TikTok, Helo and Vigo Video -- the three Bytedance-owned apps -- have approximately 300 million users between them, and these users may have started exploring other avenues for entertainment
NEW DELHI: In less than 24 hours of the government's ban on Chinese apps such as TikTok, Helo and Vigo Video, Indian short-video users have already started exploring other home-grown platforms such as Roposo and Chingari.
The three Bytedance-owned apps have approximately 300 million users between them, and these users may have started exploring other avenues for entertainment.
Indian video-sharing platform Roposo’s total download counts stood at 65 million before the ban, and edged closer to 100 million, with an average of 6 lakh new users joining every hour. Mayank Bhangadia, co-founder of Roposo said on Tuesday that the app has seen as many as 10 million downloads in the past 12 hours.
“Our mission is to provide Indians with the largest talent platform that is truly Indian," said Bhangadia. “We have built Roposo as a clean and ethical platform. The unique idea of channels in Roposo provides every talented Indian with an opportunity to grow rapidly."
Another homegrown app, Chingari, claimed that it has crossed a total of 3.5 million lifetime downloads and is seeing 80,000 new downloads per hour right now. Sumit Ghosh, co-founder and chief product officer of Chingari said that users are watching 221,000 videos every 30 minutes on the platform.
For Indian apps, which have been riding on the anti-China sentiment for a while, this also offers a chance to cash in on the opportunity after 59 Chinese apps were banned by the government over national security concerns.
“Tiktok ban creates the biggest white space and companies like Roposo are well-equipped to cash on... I think hundreds of new apps like Khabri, Mitron, Chingari, etc will also get a boost. Hopefully a few new Indian unicorns will emerge out of this chaos," says Rajesh Sawhney, founder, GSF Accelerator.
While Roposo and Chingari are the better-known players in the video space, there are others who have seen an unreal surge after the ban. A less-known app, Trell, claims it has seen a million new installs since the ban on Monday night.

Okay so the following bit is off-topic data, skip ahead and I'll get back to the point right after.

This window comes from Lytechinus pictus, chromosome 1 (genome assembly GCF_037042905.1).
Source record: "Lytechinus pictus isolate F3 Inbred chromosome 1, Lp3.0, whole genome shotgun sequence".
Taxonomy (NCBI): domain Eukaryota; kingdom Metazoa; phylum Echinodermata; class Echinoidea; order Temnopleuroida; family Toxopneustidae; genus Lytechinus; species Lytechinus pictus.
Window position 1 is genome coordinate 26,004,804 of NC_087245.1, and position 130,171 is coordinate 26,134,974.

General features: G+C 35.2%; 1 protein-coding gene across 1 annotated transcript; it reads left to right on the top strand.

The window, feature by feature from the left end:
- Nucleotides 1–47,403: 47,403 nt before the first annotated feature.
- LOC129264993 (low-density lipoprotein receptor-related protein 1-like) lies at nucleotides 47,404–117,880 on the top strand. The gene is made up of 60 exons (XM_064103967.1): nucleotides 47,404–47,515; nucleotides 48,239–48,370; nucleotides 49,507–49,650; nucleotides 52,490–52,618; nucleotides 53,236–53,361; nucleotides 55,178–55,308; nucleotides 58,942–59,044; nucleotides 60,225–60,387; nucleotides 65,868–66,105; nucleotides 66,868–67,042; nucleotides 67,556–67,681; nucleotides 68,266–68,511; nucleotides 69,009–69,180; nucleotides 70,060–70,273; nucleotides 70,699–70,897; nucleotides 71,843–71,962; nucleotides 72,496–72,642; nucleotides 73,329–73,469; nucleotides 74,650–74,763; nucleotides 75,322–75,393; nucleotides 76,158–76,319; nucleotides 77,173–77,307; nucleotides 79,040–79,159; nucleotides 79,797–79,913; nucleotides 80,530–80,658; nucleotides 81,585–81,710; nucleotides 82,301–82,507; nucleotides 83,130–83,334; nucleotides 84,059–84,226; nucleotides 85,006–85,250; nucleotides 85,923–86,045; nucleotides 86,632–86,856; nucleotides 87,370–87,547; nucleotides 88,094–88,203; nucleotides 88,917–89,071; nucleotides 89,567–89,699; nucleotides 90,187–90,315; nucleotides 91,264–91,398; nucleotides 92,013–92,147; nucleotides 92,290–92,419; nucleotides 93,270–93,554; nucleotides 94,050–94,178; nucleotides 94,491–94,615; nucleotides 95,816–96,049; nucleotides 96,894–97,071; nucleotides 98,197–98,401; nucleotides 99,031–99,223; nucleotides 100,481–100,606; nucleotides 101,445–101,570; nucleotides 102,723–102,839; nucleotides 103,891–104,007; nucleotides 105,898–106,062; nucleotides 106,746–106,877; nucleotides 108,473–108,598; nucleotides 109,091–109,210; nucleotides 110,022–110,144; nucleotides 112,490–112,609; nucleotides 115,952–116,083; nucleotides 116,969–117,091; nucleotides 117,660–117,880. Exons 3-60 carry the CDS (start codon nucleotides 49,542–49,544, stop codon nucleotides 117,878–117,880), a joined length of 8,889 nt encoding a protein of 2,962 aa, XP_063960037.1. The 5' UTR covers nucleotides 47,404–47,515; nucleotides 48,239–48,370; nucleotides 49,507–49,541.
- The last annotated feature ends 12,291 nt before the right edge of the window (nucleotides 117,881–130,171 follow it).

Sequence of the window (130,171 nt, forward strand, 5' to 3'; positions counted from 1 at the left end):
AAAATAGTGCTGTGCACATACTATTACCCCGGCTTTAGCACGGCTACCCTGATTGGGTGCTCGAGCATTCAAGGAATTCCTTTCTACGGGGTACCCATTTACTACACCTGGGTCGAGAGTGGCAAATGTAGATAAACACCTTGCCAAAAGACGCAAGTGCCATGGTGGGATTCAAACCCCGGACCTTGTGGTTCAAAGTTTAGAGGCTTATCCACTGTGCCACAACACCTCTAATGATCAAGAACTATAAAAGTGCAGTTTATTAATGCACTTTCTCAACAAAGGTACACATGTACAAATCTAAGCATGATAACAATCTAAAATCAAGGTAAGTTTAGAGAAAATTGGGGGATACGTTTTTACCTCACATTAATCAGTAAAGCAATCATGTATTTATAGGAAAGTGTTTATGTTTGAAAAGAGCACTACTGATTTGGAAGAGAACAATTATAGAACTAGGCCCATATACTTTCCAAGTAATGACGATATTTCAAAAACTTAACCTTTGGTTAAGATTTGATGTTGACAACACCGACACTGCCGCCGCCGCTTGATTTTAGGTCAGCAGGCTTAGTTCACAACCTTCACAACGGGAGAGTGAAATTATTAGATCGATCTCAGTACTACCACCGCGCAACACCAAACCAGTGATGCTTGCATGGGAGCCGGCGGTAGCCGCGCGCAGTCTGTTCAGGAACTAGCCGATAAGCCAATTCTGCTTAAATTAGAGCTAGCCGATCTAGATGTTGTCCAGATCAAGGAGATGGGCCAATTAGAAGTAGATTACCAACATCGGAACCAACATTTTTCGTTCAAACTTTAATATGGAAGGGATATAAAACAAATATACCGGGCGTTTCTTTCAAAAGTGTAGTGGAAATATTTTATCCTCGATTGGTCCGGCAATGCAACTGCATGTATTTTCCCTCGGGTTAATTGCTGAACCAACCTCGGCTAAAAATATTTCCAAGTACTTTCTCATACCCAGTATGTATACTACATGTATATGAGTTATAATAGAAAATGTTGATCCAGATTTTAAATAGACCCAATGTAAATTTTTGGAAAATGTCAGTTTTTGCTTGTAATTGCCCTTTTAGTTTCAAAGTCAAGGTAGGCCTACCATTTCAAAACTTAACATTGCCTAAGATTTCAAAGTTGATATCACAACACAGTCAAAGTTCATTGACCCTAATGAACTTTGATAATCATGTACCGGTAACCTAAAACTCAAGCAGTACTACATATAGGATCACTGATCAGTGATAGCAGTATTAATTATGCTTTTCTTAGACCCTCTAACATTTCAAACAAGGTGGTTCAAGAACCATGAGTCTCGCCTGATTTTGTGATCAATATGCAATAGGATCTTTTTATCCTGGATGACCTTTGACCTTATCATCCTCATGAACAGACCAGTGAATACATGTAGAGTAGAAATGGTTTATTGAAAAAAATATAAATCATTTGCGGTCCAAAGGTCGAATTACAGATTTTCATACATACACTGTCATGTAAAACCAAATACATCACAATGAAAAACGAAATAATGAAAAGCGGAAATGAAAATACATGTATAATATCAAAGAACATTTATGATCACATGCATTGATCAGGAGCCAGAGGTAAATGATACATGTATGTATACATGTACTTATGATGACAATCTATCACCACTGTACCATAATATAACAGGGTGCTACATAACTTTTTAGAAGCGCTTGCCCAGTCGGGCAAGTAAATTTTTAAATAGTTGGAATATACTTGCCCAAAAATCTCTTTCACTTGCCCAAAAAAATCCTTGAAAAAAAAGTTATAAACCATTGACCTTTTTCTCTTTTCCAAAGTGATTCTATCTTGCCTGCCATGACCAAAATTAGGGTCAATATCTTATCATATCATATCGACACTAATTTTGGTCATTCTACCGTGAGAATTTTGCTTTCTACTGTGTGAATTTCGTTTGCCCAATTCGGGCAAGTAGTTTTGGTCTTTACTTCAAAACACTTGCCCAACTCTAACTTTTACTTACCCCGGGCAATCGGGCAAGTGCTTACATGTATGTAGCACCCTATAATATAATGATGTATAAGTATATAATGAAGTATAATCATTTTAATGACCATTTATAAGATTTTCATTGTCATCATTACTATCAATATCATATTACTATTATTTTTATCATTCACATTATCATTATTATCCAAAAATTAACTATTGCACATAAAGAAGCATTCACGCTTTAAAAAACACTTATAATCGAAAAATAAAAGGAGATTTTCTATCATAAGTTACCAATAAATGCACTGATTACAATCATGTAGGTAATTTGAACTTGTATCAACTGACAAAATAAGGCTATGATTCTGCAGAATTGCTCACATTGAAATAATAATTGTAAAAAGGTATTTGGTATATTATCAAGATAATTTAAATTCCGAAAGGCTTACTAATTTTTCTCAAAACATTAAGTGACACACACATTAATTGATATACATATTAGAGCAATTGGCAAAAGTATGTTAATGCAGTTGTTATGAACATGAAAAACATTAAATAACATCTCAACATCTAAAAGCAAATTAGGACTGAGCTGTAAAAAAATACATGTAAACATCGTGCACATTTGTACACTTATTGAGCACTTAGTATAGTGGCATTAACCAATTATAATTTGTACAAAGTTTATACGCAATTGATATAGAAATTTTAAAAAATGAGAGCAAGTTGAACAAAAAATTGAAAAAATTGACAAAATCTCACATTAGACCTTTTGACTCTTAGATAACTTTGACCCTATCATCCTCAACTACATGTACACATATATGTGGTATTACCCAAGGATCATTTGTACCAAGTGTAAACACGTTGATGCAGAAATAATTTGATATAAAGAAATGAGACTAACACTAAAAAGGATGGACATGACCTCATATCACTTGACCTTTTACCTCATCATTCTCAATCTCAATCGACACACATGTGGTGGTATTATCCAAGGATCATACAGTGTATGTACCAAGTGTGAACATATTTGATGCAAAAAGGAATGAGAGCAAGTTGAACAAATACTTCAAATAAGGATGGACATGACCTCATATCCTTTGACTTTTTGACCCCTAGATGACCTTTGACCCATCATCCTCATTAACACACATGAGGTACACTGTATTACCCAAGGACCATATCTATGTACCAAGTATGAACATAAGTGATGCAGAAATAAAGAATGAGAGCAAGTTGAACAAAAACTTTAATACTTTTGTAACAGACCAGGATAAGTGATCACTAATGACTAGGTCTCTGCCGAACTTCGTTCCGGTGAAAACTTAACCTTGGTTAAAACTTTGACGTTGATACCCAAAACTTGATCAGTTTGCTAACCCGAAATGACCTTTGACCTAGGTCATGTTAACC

Trell’s Google Play page though said it has 1 million plus downloads right now, meaning the app will be getting installs from other sources too. It is listed on Samsung’s Galaxy Store and Xiaomi’s Mi Store as well, though the company didn’t share a breakup of where its downloads were coming from at the time of writing.
“We welcome all the Tiktok and Chinese Apps content creators with open arms to come and engage on Trell which is 100% Indian App. As the largest Indian Lifestyle Social App we will continue to ensure that the privacy and data of users will be protected and will remain within the boundaries of our nation," said Pulkit Agarwal, co-founder, Trell.
Similarly, an app called Bolo Indya, which lets users create short videos saw over 100,000 new downloads in the last 12 hours. The app gets downloads from the native app stores on Oppo and Vivo smartphones alongside Google Play and Apple’s App Store.
Naveen Tewari, founder and CEO, InMobi Group, which owns Roposo said, “This is the digital aatmanirbhar moment that most Indians have been rooting for. As the number one short video app on the Google Play Store, Roposo is very well-positioned to lead this transformation in India."
Indian regional social media company, ShareChat, also expects a higher adoption from users since the ban includes Helo, an app owned by Chinese Bytedance, which is a direct competitor and had amassed 50 million monthly active users by June, last year.
Some Indian entrepreneurs feel that banning Chinese apps is only a part of the solution. “The government should also consider the control Chinese investors have in Indian companies, which from the perspective of data privacy/security will remain a leaky bucket for Indian customer data draining to China," said Sandeep Singh, co-founder and president, Khabri, a digital audio platform. He added that the ban can be hugely beneficial for Indian companies considering the potential Indian startups have in terms of creating own Tiktok, WeChat and Baidu.
Gurugram-based payments and financial services company, MobiKwik is gearing up to do a brand marketing push across its social media and electronic channels to highlight its Indian roots. Currently, founders of MobiKwik and employees command a 52% stake in the company, and count the likes of Bajaj Finance, Sequoia Capital, American Express and Net1 as other investors.
“This move on the Chinese ban should have been done long ago. With India being a complete open market, a lot of Indian data gets collected, on which India has no jurisdiction. Hence, we need to develop our own ecosystem on apps and this is a good step in that direction, since Chinese apps are replaceable," said Bipin Preet Singh, co-founder of MobiKwik.
(Tarush Bhalla and Abhijit Ahaskar contributed to this story)